Edwards's Botanical Register/Appendix to the first twenty-three volumes/A sketch of the vegetation of the Swan River Colony/Proteaceae

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No where is the many-faced appearance, from which these plants derive their name, more conspicuous than at the Swan River, where they are extremely numerous, and to a great extent different from those of the rest of the continent. No one would suspect the genus Conospermum to belong to the order at all, until after a minute examination, for while the majority of the species with their long woolly panicled irregular flowers have altogether a peculiar aspect, C. acerosum136 might be mistaken for a Colletia; and C. glumaceum137 has altogether the appearance of some Bupleurum with great membranous bracts. Stirlingia simplex140 resembles a Sanicula, and many of the species with capitate flowers have greatly the character of a Composite inflorescence. As to the Hakeas and Grevilleas, of which there are many, their leaves are so varied and peculiar that a young Botanist might be excused for mistaking them for ferns, or Cycadaceæ.

As this order is so important a part of the vegetation of the Colony, and more likely than any other to find its way into gardens, it is desirable to notice the new species in rather more detail that has generally been done in this little sketch.

Anadenia consists of plants whose leaves are their chief

(136) Conospermum acerosum; foliis acerosis pungentibus glaberrimis, pedunculis axillaribus solitariis tomentosis foliis multò brevioribus, capitulis paucifloris, bracteis cucullatis mucronatis calycibusque glabris.

(137) Conospermum glumaceum; glabrum, caule ramoso, foliis linearibus uninerviis falcatis mucronatis, floribus paniculatis intra capitula glumacea inclusis, bracteis lanceolatis imbricatis nervatis coloratis, rachi villosâ, ovario piloso.

(138) Conospermum sclerophyllum; minutissimè pubescens, caule paniculato, foliis teretibus apice conicis sphacelatis, pedunculis axillaribus foliis duplò longioribus e spicis alternis, rachibus calycibusq. lanatis.

(139) Conospermum incurvum; caule fruticoso dichotomo pubescente, foliis filiformibuspatentibus canaliculatis incurvis glabris, pedunculis apice racemosis et paniculatis terminalibus angulatis distanter squamatis rachibusque glabris, pedicellis calycibusque villosissimis galeâ calva.—C. distielio affinis.

(140) Stirlingia simplex; pedunculis elongatis indivisis, capitulis multifloris, bracteis exterioribus ovato-lanceolatis acutis.

(141) Stirlingia paniculata; scapo paniculato multifloro, capitulis 5-9-floris, foliis ter bipartiis: laciniis lineari-lanceolatis planis apice callosis.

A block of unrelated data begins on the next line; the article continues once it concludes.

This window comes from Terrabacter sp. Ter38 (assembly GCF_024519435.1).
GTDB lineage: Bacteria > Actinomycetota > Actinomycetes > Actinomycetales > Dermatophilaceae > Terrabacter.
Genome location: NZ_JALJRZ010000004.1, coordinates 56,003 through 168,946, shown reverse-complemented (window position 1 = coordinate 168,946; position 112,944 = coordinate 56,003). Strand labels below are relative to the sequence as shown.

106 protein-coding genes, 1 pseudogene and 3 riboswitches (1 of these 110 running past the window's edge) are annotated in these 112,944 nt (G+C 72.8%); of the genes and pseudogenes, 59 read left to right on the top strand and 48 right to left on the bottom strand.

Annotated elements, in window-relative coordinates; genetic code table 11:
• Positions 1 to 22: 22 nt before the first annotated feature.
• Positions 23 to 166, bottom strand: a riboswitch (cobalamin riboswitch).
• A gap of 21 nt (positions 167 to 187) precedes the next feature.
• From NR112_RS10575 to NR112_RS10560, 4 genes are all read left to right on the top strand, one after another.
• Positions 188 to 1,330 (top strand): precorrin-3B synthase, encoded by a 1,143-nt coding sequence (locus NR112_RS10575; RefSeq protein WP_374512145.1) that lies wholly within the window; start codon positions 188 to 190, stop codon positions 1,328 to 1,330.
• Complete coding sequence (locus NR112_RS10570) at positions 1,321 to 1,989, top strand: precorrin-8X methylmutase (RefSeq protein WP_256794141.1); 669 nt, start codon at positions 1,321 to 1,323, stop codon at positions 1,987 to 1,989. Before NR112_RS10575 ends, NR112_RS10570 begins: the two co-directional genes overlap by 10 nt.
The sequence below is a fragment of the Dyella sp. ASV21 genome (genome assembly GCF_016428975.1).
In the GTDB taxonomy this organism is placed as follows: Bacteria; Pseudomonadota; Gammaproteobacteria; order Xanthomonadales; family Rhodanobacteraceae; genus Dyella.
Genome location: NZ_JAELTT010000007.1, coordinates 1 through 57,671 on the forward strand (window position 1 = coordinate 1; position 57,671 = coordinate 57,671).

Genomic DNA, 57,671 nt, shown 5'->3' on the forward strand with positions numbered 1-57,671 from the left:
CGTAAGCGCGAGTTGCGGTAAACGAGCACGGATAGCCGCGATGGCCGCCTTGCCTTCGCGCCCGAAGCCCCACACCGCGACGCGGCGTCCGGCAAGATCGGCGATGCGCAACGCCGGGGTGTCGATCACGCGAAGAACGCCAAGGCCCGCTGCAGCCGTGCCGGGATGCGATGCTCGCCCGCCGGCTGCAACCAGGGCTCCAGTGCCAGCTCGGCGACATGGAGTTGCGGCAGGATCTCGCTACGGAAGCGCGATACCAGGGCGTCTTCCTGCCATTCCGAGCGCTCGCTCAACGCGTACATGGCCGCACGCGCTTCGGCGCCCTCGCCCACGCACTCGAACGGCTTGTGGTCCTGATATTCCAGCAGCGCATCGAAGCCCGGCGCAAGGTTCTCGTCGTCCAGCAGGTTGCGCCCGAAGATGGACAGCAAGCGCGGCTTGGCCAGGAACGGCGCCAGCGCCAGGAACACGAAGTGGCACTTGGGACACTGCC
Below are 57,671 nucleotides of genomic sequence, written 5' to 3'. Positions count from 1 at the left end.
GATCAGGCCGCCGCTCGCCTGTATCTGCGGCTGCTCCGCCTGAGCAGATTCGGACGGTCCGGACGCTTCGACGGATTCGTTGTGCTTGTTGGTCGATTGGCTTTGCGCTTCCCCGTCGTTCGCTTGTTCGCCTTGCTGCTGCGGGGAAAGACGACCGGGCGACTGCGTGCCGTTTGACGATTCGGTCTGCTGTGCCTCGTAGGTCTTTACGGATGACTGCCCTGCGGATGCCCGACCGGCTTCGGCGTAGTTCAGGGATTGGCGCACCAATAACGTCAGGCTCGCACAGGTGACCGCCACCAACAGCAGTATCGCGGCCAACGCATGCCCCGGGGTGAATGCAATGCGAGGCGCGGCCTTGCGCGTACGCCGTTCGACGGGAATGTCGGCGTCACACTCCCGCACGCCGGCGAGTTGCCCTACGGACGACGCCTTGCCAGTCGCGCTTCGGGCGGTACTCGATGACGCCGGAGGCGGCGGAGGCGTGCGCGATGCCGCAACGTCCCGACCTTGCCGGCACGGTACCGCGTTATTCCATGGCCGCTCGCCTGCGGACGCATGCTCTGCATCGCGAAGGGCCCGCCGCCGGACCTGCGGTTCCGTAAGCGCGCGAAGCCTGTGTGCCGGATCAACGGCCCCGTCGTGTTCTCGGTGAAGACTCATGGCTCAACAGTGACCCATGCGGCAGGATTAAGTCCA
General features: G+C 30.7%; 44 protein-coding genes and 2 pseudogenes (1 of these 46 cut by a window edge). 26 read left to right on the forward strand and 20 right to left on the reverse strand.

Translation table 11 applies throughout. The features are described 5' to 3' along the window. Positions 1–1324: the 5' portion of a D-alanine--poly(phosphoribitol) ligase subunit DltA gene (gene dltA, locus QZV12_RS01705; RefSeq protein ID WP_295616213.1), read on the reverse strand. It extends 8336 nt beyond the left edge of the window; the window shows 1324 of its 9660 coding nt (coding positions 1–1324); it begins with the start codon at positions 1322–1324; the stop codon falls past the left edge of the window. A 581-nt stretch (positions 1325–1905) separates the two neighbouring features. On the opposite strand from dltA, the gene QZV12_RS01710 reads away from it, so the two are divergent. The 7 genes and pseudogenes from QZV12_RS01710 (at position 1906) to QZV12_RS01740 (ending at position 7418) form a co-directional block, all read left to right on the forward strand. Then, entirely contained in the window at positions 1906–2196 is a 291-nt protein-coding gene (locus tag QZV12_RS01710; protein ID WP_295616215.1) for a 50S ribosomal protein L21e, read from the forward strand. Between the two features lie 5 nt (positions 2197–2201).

ornament, the flowers being small and inconspicuous. A. flexuosa142 is a singular species, allied to A. pulchella, with most curious zigzag leaves; A. gracilis144 is a pretty graceful plant, near A. trifida; A. Aquifolium145 might be mistaken for a Holly, when not in flower; and A. hakeoides146 has broad toothed reticulated leaves, so much like those of Hakea undulata that it would be mistaken for that plant if it were not for the absence of the hypogenous gland of the order.

To Conospermum, and the strange species called C. acerosum and glumaceum, allusion has already been made; besides these there is C. Hügelii, Endl., a plant with small simple heads of inconspicuous flowers, and several others with calyxes buried in wool, such as C. triplinervium and undulatum,147 brachyphyllum,148 &c.; among which

(142) Anadenia flexuosa; foliis bipinnatifidis glabris rachi flexuosâ alatâ: lobis decurrentibus triangularibus elongatis pungentibus integris, racemis densis pedunculatis multifloris, perianthii glabri apicibus subrotundis, stylo et ovarii pedicello compressis.

(143) Anadenia tenuiflora; villosa, foliis pinnatis: laciniis cuneatis tripartitis trifidisque venis subtus prominentibus sæpius apice tridentatis lobis triangularibus pungentibus, racemis axillaribus foliis bravioribus, perianthii tenuisimè pubescentis apicibus subulatis, stylo pubescente, ovario longè stipitato, stigmate subulato.

(144) Anadenia gracilis; ramis gracilibus angulatis sericeis, foliis marginatis trpartitis pinnatifidque, in petiolum elongatum cuneatum decurrentibus supra glabriusculis subtùs pilosiusculis: laciniis angustè oblongis pungentibus nunc acuminatis integris nunc abruptè tridentatis dente intermedio productiore, racemis foliorum longitudine rachi pubescente, perianthii glabri apicibus subrotundis, stylo elongato stipitique glabro.

(145) Anadenia Aquifolium; ramis angulatis sericeis, foliis oblongis spinoso-dentatis basi cuneatis integerrimis subtus sericeis reticulatis supra planis, racemus foliis brevioribus, rachi perianthiisque glabris, stipite ovarii stylo multò breviore.

(146) Anadenia hakeoides; glaberrima, foliis oblongis spinoso-dentatis utrinque reticulatis basi cuneatis integris, fasciculis axillaribus sessilibus glabris, bracteis villosis, ovario sessili.—Species Hakeæ facie, sed glandulâ hypogynâ nullâ. Stylus conicus elongatus Anadeniæ, sed stipes ferè nulla.

(147) Conospermum undulatum; foliis lanceolatis undulatis basi attenuatis obsoletè triplinerviis sericeis, paniculà longissimè pedunculatâ e spicis alternis, rachibus bracteis calycibusque lanatis.—C. triplonervio aff. sed floribus quadruplò majoribus; amborum coma ovarii pilis longissimis vestitur ferrugineis.

(148) Conospermum brachyphyllum; acaule, foliis erectis fasciculatis teretibus glabris, pedunculos terminali longissimo simplici glabro squamis distantibus appressis acuminatis vestito sursùm minutè sericeo corymboso paniculato, rachibus lanatis, calycibus villosissimis.